It has long been known that Facebook is somewhat selective in what posts they allow to “trend” on their popular service. But while they may have biases for one reason or the other, the question being posed by the world of CAM (complementary and alternative medicine) is whether or not Facebook has specific leanings.
This issue is prominent because the internet has given viewpoints not championed by political medicine a chance to be shared beyond tiny, discrete circles. Facebook in particular remains a hotspot to discuss major issues regarding nutrition of popular foods, commonly used drugs and medical treatments.
So what exactly is Facebook’s take on alternative medicine?
Presently, there is little evidence to suggest Facebook has any serious interest in censoring posts and topics regarding alternative medicine. Thousands upon thousands of groups exist that discuss ideas that contradict or contest conventional medicine with no recourse or punishment to be seen.
But that’s not to say other tech giants all share the same views. In February of 2017, there were accusations that Google blacklisted NaturalNews.com from their public index. While that seems to no longer be the case (given that Natural News still shows up on searches), plenty of other big news pages continue to post highly inflammatory articles condemning the page (among others).
Facebook, despite no clear agenda regarding alternative medicine, does tend to follow suit with other big data companies. The concern, however, is what they will do in the future based on prior activities.
Only time will tell for sure what Facebook’s future policy will be about alternative medicine, but we already know a great deal about their past activities when it comes to selective featuring. In the recent past Facebook threw support behind liberal politics by directly suppressing news stories of interest to conservative viewers.
These kinds of unscrupulous activities are nothing new; they’ve been going on at least since 2012, when Facebook banned a series of alternative news accounts. There are also concerns that Facebook sometimes chooses articles that are not popular or trending and pushes them out to users as though they were, something that acts as a major interference to “free media” on the net.
Another concern with regards to Facebook is the business model behind their company. As we all know, Facebook allows anyone to make an account; there are no fees or charges associated with being a member. But if that’s the case, how does Facebook make money?
They make it by gathering and selling data and by being one of the biggest advertisers in existence. Their data collection is a separate issue, but ad revenue is a major concern when it comes to censorship.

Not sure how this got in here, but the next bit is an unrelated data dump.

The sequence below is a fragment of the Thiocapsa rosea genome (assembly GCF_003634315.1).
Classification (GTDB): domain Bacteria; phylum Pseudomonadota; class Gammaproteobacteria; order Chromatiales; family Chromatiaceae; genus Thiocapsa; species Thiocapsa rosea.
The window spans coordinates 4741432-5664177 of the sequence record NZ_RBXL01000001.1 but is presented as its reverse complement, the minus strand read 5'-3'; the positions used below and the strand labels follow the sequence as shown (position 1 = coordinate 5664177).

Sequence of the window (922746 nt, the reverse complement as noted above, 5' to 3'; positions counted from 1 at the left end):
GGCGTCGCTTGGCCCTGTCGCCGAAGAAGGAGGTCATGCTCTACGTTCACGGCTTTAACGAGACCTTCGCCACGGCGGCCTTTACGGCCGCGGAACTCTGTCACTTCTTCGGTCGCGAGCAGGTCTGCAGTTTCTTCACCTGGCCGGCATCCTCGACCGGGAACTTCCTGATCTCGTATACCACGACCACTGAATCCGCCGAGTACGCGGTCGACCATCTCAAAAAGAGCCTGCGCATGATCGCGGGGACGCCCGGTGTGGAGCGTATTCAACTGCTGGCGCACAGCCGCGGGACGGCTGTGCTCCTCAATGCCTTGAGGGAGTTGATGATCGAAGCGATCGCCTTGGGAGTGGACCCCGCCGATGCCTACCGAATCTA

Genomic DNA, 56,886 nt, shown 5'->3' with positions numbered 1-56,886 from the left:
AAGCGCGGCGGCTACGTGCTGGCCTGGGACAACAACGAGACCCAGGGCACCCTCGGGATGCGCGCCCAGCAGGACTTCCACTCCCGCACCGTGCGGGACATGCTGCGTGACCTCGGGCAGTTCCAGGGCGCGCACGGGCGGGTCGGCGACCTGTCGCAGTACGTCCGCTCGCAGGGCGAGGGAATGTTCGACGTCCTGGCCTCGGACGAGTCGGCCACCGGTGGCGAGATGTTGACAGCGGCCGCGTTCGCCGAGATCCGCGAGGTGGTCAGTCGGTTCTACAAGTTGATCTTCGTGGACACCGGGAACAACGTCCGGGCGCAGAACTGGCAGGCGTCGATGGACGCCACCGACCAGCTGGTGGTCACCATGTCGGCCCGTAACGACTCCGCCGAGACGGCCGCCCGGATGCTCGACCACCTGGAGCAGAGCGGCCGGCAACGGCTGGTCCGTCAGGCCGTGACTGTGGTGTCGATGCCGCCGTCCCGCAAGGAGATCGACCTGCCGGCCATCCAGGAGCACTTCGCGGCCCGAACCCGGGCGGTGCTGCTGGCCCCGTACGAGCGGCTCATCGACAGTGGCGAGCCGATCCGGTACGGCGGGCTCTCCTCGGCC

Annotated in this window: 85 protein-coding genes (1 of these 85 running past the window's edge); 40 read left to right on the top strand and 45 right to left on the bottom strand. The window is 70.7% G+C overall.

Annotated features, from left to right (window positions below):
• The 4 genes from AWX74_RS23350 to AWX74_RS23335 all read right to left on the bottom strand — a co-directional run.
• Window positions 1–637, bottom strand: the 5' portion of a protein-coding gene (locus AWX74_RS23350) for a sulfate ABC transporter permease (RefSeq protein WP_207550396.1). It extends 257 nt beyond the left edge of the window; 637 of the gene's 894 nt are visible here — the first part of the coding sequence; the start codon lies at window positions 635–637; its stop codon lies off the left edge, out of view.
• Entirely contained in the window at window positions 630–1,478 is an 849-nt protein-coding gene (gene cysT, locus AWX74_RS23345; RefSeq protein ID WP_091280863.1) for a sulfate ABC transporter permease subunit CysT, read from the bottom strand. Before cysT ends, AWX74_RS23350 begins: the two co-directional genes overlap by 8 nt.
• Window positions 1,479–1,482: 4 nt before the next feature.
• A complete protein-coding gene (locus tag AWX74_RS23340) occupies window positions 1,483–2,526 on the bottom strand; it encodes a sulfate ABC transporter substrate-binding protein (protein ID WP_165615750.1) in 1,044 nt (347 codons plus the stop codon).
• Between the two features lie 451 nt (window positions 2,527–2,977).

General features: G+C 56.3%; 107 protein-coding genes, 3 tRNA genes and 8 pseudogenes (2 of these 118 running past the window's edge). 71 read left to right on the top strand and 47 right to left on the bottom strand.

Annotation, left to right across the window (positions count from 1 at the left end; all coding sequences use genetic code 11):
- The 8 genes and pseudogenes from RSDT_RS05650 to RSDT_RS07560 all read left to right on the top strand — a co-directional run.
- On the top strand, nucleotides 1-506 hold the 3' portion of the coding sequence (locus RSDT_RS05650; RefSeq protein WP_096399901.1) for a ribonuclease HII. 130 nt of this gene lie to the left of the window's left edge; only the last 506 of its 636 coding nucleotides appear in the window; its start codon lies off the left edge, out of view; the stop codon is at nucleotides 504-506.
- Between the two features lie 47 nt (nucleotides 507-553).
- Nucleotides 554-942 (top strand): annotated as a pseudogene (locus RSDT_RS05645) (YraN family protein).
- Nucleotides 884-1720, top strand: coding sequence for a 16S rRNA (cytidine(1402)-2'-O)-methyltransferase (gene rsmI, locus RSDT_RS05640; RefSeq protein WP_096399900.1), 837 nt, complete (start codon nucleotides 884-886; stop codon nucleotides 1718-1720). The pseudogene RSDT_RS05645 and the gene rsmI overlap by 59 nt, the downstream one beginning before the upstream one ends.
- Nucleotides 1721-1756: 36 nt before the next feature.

Why is that? There’s only so much room on a person’s screen for information—that space can quickly become occupied by paid for content that gets priority over other stories or information. It becomes, in a sense, a passive censor on posts people legitimately want to see because of paid interests.
As a result, whether Facebook has a specific policy to block alternative medicine becomes irrelevant because more often than not, there’s less money behind alternative medicine and thus less advertising. It literally filters itself out of existence, at least to an extent.
What Can We Do?
Some might simply say that the answer is “don’t use Facebook.” But that’s an entirely unlikely choice for most of us. Realistically, measures taken against censorship on Facebook need to be handled more conservatively.
First, you can limit how much information Facebook collects by obscuring your IP address using a proxy software. A proxy service is really something all modern internet users should have, largely because of the constant invasion of privacy perpetuated by big data and to a lesser extent by cybercriminals.
You can also vote with your likes and with the content you view. Although Facebook has paid interests, their algorithms do still tend to prefer popular topics. The more interest alternative medicine gets, the harder it becomes to manually suppress.
Naturally, it’s also possible to own stock in Facebook. Owning part of a company gives you a stake in their daily activities and literally “buys” you some say. This isn’t an option that’s incredibly effective at low share values but does become increasingly valuable as similar interests own a greater percentage of the company.
Don’t forget to adjust your News Feed Preferences either. This setting didn’t always exist, but it can be used to slightly adjust what appears on your personal feed more frequently.
Lastly, keep an eye on your actual account settings. Facebook is notorious for changing settings and rules around, so it’s essential to check them every few months. These are things that can impact the type of content you see as well as the information you share about yourself.
About the Author: Caroline is a health advocate and IT specialist. She believes in internet freedom and the right of every voice to be heard online, particularly those with dissenting ideas. In the field of health, Caroline is especially interested in advancements in alternative medicine.